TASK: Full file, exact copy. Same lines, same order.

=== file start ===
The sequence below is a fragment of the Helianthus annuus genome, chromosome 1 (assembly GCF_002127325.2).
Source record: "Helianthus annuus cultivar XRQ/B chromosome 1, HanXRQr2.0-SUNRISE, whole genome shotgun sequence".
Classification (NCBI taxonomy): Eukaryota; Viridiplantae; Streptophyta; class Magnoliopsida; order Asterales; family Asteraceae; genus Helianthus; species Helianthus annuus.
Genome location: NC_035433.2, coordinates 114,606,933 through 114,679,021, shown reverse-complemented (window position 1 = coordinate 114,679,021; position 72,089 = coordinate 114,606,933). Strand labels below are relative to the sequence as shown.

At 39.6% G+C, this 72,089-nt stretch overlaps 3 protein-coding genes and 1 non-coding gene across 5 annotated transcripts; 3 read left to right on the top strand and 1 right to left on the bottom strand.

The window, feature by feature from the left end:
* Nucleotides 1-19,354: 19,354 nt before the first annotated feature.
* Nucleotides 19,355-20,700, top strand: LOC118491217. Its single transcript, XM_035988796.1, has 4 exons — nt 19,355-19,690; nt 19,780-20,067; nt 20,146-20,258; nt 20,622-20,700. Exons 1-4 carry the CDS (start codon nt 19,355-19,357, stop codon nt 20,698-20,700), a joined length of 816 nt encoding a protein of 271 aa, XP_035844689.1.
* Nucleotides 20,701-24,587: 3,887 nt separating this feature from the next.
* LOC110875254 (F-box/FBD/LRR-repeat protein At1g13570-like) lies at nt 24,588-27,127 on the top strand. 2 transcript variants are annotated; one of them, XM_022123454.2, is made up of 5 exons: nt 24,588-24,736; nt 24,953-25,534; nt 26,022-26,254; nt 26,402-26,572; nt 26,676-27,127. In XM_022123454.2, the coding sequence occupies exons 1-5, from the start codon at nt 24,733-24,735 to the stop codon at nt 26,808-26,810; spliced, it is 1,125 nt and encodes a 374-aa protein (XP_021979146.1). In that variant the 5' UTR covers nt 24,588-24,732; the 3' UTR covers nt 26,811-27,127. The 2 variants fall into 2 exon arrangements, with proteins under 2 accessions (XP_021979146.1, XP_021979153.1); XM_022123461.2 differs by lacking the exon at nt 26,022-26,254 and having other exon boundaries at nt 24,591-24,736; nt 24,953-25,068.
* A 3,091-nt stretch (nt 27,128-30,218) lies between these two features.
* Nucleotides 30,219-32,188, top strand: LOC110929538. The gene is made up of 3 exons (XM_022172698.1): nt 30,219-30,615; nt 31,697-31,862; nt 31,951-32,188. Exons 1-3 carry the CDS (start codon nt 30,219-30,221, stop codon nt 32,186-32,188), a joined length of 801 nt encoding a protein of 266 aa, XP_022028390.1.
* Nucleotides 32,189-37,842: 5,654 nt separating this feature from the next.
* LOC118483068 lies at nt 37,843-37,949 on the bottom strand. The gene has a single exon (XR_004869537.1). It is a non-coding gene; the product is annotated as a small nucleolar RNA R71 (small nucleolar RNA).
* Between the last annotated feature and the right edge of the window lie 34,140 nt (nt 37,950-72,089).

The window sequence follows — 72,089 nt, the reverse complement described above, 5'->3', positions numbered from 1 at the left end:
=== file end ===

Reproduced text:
The sequence below is a fragment of the Helianthus annuus genome, chromosome 1 (assembly GCF_002127325.2).
Source record: "Helianthus annuus cultivar XRQ/B chromosome 1, HanXRQr2.0-SUNRISE, whole genome shotgun sequence".
Classification (NCBI taxonomy): Eukaryota; Viridiplantae; Streptophyta; class Magnoliopsida; order Asterales; family Asteraceae; genus Helianthus; species Helianthus annuus.
Genome location: NC_035433.2, coordinates 114,606,933 through 114,679,021, shown reverse-complemented (window position 1 = coordinate 114,679,021; position 72,089 = coordinate 114,606,933). Strand labels below are relative to the sequence as shown.

At 39.6% G+C, this 72,089-nt stretch overlaps 3 protein-coding genes and 1 non-coding gene across 5 annotated transcripts; 3 read left to right on the top strand and 1 right to left on the bottom strand.

The window, feature by feature from the left end:
* Nucleotides 1-19,354: 19,354 nt before the first annotated feature.
* Nucleotides 19,355-20,700, top strand: LOC118491217. Its single transcript, XM_035988796.1, has 4 exons — nt 19,355-19,690; nt 19,780-20,067; nt 20,146-20,258; nt 20,622-20,700. Exons 1-4 carry the CDS (start codon nt 19,355-19,357, stop codon nt 20,698-20,700), a joined length of 816 nt encoding a protein of 271 aa, XP_035844689.1.
* Nucleotides 20,701-24,587: 3,887 nt separating this feature from the next.
* LOC110875254 (F-box/FBD/LRR-repeat protein At1g13570-like) lies at nt 24,588-27,127 on the top strand. 2 transcript variants are annotated; one of them, XM_022123454.2, is made up of 5 exons: nt 24,588-24,736; nt 24,953-25,534; nt 26,022-26,254; nt 26,402-26,572; nt 26,676-27,127. In XM_022123454.2, the coding sequence occupies exons 1-5, from the start codon at nt 24,733-24,735 to the stop codon at nt 26,808-26,810; spliced, it is 1,125 nt and encodes a 374-aa protein (XP_021979146.1). In that variant the 5' UTR covers nt 24,588-24,732; the 3' UTR covers nt 26,811-27,127. The 2 variants fall into 2 exon arrangements, with proteins under 2 accessions (XP_021979146.1, XP_021979153.1); XM_022123461.2 differs by lacking the exon at nt 26,022-26,254 and having other exon boundaries at nt 24,591-24,736; nt 24,953-25,068.
* A 3,091-nt stretch (nt 27,128-30,218) lies between these two features.
* Nucleotides 30,219-32,188, top strand: LOC110929538. The gene is made up of 3 exons (XM_022172698.1): nt 30,219-30,615; nt 31,697-31,862; nt 31,951-32,188. Exons 1-3 carry the CDS (start codon nt 30,219-30,221, stop codon nt 32,186-32,188), a joined length of 801 nt encoding a protein of 266 aa, XP_022028390.1.
* Nucleotides 32,189-37,842: 5,654 nt separating this feature from the next.
* LOC118483068 lies at nt 37,843-37,949 on the bottom strand. The gene has a single exon (XR_004869537.1). It is a non-coding gene; the product is annotated as a small nucleolar RNA R71 (small nucleolar RNA).
* Between the last annotated feature and the right edge of the window lie 34,140 nt (nt 37,950-72,089).

The window sequence follows — 72,089 nt, the reverse complement described above, 5'->3', positions numbered from 1 at the left end: